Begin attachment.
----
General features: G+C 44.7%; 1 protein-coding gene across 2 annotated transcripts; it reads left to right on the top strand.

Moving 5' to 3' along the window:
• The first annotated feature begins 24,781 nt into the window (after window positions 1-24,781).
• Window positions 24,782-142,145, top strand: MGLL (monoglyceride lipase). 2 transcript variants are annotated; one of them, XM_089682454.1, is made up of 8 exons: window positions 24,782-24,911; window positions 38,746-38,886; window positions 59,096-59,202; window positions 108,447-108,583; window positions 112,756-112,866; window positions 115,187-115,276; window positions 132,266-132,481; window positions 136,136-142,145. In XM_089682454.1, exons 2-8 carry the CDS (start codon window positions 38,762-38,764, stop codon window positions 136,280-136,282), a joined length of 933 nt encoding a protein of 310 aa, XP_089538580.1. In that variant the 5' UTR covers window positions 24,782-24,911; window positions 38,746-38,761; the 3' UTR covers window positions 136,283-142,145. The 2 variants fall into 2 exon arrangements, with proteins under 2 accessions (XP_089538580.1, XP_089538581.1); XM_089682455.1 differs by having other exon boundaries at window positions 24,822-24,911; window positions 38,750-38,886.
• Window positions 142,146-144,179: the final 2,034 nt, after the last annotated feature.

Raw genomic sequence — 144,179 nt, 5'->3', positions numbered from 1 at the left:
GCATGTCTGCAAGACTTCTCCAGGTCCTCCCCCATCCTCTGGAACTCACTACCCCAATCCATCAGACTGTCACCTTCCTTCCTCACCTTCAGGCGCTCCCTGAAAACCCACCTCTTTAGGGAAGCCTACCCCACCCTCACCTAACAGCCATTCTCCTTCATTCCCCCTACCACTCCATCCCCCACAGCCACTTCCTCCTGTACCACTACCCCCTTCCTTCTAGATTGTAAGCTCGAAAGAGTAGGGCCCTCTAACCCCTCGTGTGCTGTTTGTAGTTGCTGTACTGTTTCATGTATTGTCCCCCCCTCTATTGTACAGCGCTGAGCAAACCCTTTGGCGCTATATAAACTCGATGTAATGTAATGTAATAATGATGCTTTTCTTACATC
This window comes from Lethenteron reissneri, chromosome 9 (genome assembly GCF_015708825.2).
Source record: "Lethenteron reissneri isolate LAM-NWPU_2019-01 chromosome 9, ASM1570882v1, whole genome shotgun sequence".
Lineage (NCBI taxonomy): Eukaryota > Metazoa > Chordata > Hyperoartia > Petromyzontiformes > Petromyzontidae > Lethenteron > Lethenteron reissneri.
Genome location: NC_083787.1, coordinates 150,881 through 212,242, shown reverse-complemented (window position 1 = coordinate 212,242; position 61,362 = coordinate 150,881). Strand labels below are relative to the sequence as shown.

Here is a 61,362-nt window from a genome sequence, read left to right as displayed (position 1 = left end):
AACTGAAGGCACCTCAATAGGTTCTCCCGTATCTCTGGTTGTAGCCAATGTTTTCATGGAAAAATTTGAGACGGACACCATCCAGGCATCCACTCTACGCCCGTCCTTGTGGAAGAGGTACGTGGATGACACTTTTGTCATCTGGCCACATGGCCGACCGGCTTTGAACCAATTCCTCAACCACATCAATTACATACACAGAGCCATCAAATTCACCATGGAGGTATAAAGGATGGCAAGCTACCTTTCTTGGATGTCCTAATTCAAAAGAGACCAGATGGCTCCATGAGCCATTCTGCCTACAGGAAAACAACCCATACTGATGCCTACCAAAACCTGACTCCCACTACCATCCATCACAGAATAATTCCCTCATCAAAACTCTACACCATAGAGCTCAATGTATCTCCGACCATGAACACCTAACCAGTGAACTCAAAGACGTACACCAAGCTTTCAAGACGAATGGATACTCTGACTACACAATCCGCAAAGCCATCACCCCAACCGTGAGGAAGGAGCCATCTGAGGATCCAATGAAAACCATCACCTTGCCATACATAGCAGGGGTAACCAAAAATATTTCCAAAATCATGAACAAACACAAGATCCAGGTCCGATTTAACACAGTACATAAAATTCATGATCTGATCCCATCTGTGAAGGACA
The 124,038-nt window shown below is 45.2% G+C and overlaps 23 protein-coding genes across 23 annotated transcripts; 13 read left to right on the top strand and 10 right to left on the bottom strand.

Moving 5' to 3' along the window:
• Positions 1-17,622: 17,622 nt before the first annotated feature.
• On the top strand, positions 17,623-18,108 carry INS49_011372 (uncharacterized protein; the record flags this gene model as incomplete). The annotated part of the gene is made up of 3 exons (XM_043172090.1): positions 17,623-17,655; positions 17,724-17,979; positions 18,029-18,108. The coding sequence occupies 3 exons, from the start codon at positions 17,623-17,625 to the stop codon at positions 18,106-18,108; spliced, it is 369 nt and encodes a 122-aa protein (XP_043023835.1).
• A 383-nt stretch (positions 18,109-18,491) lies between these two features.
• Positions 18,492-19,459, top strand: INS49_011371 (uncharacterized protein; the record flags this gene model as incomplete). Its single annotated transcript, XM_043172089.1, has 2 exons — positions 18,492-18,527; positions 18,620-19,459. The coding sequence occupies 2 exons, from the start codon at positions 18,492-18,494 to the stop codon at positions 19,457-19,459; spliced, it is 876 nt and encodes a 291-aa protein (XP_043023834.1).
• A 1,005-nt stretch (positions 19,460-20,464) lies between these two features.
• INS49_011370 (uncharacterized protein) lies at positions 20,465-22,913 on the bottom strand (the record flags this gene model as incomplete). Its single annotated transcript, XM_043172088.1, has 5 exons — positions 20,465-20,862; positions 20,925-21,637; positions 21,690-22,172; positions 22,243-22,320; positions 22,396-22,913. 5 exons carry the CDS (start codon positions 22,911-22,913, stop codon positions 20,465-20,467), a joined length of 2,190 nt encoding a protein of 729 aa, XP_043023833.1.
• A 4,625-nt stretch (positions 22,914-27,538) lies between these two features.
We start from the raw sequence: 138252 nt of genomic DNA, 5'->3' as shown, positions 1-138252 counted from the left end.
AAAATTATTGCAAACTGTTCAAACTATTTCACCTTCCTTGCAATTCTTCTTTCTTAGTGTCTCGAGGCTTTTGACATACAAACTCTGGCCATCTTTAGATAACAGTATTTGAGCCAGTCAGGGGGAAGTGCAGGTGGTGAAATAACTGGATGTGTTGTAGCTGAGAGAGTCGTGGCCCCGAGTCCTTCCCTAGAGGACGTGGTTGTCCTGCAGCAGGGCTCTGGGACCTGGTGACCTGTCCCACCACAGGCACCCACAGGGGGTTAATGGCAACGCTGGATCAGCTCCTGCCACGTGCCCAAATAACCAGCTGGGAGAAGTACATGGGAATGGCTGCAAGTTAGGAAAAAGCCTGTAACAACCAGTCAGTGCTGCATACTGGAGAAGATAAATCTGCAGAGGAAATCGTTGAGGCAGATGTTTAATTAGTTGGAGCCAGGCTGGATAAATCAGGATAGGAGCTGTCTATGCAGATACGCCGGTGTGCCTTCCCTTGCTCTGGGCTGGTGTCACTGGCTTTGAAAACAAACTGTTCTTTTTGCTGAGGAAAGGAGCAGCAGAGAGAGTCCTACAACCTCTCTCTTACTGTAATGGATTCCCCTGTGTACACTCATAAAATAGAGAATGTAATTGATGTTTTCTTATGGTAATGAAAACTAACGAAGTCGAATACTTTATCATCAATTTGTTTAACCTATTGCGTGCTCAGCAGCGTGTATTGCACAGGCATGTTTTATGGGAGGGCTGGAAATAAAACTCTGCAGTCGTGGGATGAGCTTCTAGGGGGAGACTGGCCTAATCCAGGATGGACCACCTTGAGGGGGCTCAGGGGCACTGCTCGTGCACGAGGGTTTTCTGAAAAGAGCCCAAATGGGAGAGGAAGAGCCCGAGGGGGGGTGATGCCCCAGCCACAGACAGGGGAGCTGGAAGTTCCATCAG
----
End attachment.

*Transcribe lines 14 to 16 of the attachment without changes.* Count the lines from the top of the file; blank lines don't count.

The 124,038-nt window shown below is 45.2% G+C and overlaps 23 protein-coding genes across 23 annotated transcripts; 13 read left to right on the top strand and 10 right to left on the bottom strand.

Moving 5' to 3' along the window:
• Positions 1-17,622: 17,622 nt before the first annotated feature.